At least that's how the story and the song went.

How have things actually panned out? Take the case of Kaunda's own Zambia. Ng’andu Magande, Zambia's finance minister from 2003 to 2008 and a highly respected economist in his own right, gave his assessment of Zambia's current debt situation earlier this week. It was not pretty.

The lesson for those on the right side of any public policy issue, be it "climate change", or "financial reform", or what have you, is this: It is not enough to be right; you have to be effective. And to be effective, you have to be able to match your opponents: idea for idea, story for story, tune for tune.

Friday, May 21, 2010

Weapons of mass creation

In a paper published yesterday in Science (available online), J. Craig Venter and his colleagues describe how they have successfully created the first self-replicating synthetic bacterial cell. This research has profound scientific and ethical implications. The most interesting ideas in the area of the scientific and ethical implications of synthetic life have not come from scientists, or ethicists, but rather from science fiction writers. Isaac Asimov, for instance, in his Robot series, explores many techno-ethical problems involving the interaction of humanoid robots and human beings.

Thursday, May 20, 2010

21 seconds to go

OK, so I'm out by a factor of 86,400, but 21 seconds sounds better. There are actually 21 days to go before the Big Daddy of world sporting events hits South Africa.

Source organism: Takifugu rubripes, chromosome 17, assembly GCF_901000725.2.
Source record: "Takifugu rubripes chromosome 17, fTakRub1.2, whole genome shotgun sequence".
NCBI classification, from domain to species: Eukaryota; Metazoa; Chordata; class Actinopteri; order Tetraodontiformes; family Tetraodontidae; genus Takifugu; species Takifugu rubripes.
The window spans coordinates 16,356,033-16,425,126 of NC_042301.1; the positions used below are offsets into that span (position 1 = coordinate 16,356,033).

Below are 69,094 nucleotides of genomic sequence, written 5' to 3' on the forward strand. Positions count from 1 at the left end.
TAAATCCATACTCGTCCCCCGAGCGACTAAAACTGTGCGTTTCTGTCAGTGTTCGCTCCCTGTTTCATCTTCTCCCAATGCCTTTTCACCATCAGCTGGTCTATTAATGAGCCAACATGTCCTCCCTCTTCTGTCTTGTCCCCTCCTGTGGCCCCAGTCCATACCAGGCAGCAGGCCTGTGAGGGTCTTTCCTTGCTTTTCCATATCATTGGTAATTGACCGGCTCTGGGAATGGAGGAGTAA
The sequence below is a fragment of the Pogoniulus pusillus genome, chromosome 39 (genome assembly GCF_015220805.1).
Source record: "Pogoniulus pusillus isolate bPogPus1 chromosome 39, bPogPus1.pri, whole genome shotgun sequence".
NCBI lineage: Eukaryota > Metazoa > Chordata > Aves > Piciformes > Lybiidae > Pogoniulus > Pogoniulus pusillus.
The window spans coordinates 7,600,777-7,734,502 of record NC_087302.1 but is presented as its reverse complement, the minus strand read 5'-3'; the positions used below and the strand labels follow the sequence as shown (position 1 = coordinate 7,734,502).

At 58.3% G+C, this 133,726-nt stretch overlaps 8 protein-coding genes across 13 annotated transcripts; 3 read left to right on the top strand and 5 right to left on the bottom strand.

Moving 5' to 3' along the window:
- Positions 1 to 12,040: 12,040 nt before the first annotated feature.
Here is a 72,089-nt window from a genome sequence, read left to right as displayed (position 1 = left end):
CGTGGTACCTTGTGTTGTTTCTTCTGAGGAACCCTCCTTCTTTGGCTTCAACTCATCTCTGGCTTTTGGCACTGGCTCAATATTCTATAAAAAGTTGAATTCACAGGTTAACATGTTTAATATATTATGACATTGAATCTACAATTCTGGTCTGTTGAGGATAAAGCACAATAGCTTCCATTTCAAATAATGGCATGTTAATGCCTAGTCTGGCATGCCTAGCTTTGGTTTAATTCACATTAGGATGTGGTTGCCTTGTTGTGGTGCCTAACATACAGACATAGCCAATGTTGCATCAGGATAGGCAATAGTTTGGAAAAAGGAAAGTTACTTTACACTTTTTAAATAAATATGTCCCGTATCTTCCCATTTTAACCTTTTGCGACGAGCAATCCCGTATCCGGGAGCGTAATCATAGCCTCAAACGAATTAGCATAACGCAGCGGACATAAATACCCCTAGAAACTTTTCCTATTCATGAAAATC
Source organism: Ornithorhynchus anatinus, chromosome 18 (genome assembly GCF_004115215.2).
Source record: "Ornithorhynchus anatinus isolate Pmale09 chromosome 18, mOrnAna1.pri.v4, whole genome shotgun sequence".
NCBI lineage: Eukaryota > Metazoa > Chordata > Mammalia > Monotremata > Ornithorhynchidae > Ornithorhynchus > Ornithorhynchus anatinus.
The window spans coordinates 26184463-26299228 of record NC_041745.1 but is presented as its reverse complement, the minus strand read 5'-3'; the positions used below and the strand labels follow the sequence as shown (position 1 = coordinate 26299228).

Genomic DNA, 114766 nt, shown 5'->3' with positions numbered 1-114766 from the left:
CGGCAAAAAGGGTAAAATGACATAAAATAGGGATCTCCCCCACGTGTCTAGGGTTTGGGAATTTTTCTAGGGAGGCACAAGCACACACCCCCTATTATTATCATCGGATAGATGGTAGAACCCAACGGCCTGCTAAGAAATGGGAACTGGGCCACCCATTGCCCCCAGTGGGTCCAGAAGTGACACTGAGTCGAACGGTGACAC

Predictions? I'm from the Yogi Berra School of Prognostication: "It's tough to make predictions, especially about the future." So I'll pass, thank you very much. But I will say this: The two teams that will produce the most surprises will be South Africa and Argentina.

Wednesday, May 19, 2010

Without Masks

"Why, Sir, you find no man, at all intellectual, who is willing to leave London. No, Sir, when a man is tired of London, he is tired of life; for there is in London all that life can afford."
Samuel Johnson

He might as well have been talking about Johannesburg. So, when you've assembled the largest collection of Afro-Cuban contemporary art in history, where do you first exhibit it? Where else, but at the JAG in the heart of Johannesburg. I'm not a big fan of contemporary art, but from what I've seen and heard, this might be worth a look.

Tuesday, May 18, 2010

Do mobile phones cause cancer?

An international team of scientists address this question in a paper published yesterday in the International Journal of Epidemiology. A press release was also, erm, released. This is the largest and longest study of its kind. However, as you will see, the results are inconclusive.

Monday, May 17, 2010

Tis the season to be financy

...Fa la la la la, la la la la.

Dr. Doom, a. k. a. Nouriel Roubini, s. b. k. a. (should be known as) Dr. Realist, has just published a new book, co-authored by Stephen Mihm, entitled (wait for it) Crisis Economics. There's an excerpt on The New York Times website. The Good Doctor also hangs out on facebook and twitter.

Sunday, May 16, 2010

Mobile services innovation in Africa

Africa's mobile operators have network infrastructure as good as any in the world. They are also highly innovative in terms of the services offered over their networks, as demonstrated by this recent Frost & Sullivan award to Sasatel, a new Tanzanian mobile operator.

Saturday, May 15, 2010

A lean and hungry look

Let me have men about me that are fat;
Sleek-headed men and such as sleep o' nights:
Yond Cassius has a lean and hungry look;
He thinks too much: such men are dangerous.
--Julius Caesar, Act 1, Scene 2

Friday, May 14, 2010